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Needed: Calmer, more rational political discourse

OUR politics have become extreme.?  The language we use about our opponents is disrespectful.

“The left-wing nut jobs” who want “to destroy the country,” and “the crazy righties” who are “liars and fearmongerers” in favor of “brutal, naked, raw” capitalism, are typical radio talk-show lingo.

The use of nuance has become a sign of weakness or lack of courage.

To take only a recent example, it was said that the late Sen. Ted Kennedy was a “lion” whose senatorial record was unblemished, as if it were impossible both to appreciate his tenacious work on civil rights and to disagree with his position on abortion.

It should be possible both to appreciate Kennedy’s reaching across the aisle on many issues and to acknowledge that his over-the-top attack on Supreme Court nominee Robert Bork has damaged the Supreme Court nomination process ever since.

But no, in the tone of our current politics, the judgement on Kennedy must be one way or the other, black or white.

For all but the first years of his political career, Ted Kennedy was opposed to any restrictions on abortion. In this he was opposed by his own sister, Eunice Shriver, who died 13 days before he did. I would imagine that brother and sister got along despite their polar opposite positions on abortion. Our political culture needs to learn to get along, too.

President Obama is either adored or demonized. I would prefer the politics of reason.

More examples that need a quieter, calmer analysis: health care reform and executive compensation.

Will health care reform save the country, or turn us into a socialist country? It should be possible to express either view (and other views) without reference to Nazism and without ascribing to our opponents the blackest possible motives.

If ever there were an issue that is not black and white, it is health care reform. On the one hand:

Unlike many of the proponents of the current “public option,” I have lived for a decade in a country with a “public option.” The result was a bifurcated, unfair, class-conscious medical system, with the low quality public option for the masses and a parallel, private system for the wealthy. That would be the unintended consequence of a public option in the US. A public option is not the answer.

One the other hand:

The power of insurance companies already determines many health care decisions, and does so without medical expertise and often even without medical considerations. Not to mention the bureaucracy and runarounds, which have the same effect of denying medical care. Then there is the reported practice by some insurance companies of “recission,” under which one’s insurance is cancelled the moment one gets a serious disease. Free range to insurance companies is not the answer.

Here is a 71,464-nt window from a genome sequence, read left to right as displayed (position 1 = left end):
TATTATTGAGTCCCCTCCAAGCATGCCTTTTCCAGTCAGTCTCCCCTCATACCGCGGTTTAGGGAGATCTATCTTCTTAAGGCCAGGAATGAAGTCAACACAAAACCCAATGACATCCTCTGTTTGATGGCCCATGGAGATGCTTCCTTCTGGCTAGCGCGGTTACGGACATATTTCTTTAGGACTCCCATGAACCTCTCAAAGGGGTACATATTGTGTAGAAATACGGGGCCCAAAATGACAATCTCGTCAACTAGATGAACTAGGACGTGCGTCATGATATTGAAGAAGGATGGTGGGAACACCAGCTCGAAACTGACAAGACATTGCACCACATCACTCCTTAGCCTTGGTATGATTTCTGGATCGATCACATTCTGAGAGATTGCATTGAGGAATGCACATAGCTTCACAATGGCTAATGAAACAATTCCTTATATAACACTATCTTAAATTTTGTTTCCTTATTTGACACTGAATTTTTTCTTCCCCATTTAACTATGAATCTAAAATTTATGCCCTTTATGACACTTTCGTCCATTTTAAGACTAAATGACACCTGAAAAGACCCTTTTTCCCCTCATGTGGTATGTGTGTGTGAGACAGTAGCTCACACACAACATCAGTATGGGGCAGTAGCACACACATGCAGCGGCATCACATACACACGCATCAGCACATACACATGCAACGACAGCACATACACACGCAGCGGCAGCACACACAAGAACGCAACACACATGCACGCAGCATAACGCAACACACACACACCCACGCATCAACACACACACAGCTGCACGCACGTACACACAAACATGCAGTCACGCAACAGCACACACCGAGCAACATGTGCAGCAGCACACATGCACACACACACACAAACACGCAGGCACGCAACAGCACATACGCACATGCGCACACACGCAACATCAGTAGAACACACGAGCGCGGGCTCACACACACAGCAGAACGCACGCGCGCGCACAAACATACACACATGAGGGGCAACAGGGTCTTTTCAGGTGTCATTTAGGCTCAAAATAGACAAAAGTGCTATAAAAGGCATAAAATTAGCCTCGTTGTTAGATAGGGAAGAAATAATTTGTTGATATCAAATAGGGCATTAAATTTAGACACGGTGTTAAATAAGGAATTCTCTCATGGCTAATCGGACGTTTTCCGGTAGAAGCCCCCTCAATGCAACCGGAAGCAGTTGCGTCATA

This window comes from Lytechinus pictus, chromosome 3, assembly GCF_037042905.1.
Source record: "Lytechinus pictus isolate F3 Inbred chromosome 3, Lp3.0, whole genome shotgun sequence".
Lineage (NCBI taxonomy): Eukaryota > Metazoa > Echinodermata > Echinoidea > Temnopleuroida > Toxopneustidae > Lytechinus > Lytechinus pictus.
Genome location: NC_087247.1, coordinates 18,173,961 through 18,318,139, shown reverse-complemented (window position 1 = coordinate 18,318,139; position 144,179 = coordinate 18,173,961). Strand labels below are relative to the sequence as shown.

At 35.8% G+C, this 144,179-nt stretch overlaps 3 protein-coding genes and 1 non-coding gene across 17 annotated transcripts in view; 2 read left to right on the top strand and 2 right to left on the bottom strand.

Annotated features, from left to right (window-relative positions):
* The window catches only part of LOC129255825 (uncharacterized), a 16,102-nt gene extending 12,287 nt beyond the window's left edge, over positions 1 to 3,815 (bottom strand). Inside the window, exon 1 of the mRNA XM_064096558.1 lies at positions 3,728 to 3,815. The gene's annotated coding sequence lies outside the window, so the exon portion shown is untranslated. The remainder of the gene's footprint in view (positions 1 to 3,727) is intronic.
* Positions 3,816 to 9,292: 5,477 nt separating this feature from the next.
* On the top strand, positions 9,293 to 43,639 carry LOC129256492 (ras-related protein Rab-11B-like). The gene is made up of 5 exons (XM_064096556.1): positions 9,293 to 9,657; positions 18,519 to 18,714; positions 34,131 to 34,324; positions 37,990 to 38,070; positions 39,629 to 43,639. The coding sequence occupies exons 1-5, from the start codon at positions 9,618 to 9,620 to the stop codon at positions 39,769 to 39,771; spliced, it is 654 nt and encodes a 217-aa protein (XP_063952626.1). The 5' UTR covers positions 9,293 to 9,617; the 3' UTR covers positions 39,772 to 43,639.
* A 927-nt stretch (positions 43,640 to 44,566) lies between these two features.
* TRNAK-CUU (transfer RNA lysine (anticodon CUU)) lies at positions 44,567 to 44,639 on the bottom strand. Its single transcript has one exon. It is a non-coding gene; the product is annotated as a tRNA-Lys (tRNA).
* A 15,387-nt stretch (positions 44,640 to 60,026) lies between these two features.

Whatever one’s ultimate position on health care reform, it should be possible to examine all sides critically — and calmly.

It would seem reasonable to support President Obama’s position on executive compensation — in a certain sense only. He opposes large bonuses paid to CEOs of failing companies. This makes sense. Failure should not be rewarded.

However, much of the popular outrage is against executive bonuses altogether — even when the companies succeed. I, too, bridle at seven- and eight-figure bonuses. Morally, it is true that such bonuses in a country filled with poverty and some 12 million long-term uninsured citizens are disproportionate, and that those who receive megabonuses and who give relatively little, or nothing, to charity, are a corrupt class.

It is also true that, economically, the best talent to run the big businesses that provide the big numbers of jobs is impossible to secure without the competitive, megabonuses. It is further true that, as the preeminent Jewish scholar, Asher ben Yechiel (“Rosh”) says, “jealousy is a disease without a cure.”

On the question of executive compensation, we have here a conflict of values, a complexity — a nuance. This should be admitted to our political discourse. Indeed, this should alter and soften our political discourse, which is ubiquitously harsh. When I wanted quotes to illustrate this for the beginning of this column, I said to myself: Just listen to the radio a few minutes. That’s all it’ll take. A few minutes — zap — and I had my quotes.

ROSH Hashanah is around the corner. It is a time when we turn inward, think of our faults, figure out ways to do better. Much of this effort is personal, or interpersonal. It would help if it were also communal, and not just in reference to the Jewish community.

Our larger political community could also benefit from a good dose of teshuvah, or refinement of discourse, of increase in mutual respect — none of which need mean a change of one’s deeply felt political positions.

Israel Prime Minister Benjamin Netanyahu is making the same point, objecting to the extreme language in Israeli political discourse.

“It is important to clarify,” he recently said, “that the Left is not a ‘virus’ [as his own vice premier Moshe Ya’alon said] and the settlers are not a ‘cancer’ [as former MK Yossi Sarid and Prof. Ze’ev Sternhell said].

“There are legitimate disputes in Israeli society and we must maintain unity and show respect for political rivals by talking and acting in a restrained manner.”


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IJN Executive Editor | [email protected]

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